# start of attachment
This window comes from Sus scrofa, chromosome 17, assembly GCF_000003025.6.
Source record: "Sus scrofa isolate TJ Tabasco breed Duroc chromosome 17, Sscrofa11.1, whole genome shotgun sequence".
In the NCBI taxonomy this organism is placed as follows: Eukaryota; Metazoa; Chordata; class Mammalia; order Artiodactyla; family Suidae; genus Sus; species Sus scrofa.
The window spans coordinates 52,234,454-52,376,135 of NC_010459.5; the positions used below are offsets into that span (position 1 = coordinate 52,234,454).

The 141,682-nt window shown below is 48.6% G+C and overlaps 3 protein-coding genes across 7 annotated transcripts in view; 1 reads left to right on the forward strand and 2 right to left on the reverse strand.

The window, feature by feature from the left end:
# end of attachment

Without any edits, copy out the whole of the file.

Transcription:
This window comes from Sus scrofa, chromosome 17, assembly GCF_000003025.6.
Source record: "Sus scrofa isolate TJ Tabasco breed Duroc chromosome 17, Sscrofa11.1, whole genome shotgun sequence".
In the NCBI taxonomy this organism is placed as follows: Eukaryota; Metazoa; Chordata; class Mammalia; order Artiodactyla; family Suidae; genus Sus; species Sus scrofa.
The window spans coordinates 52,234,454-52,376,135 of NC_010459.5; the positions used below are offsets into that span (position 1 = coordinate 52,234,454).

The 141,682-nt window shown below is 48.6% G+C and overlaps 3 protein-coding genes across 7 annotated transcripts in view; 1 reads left to right on the forward strand and 2 right to left on the reverse strand.

The window, feature by feature from the left end: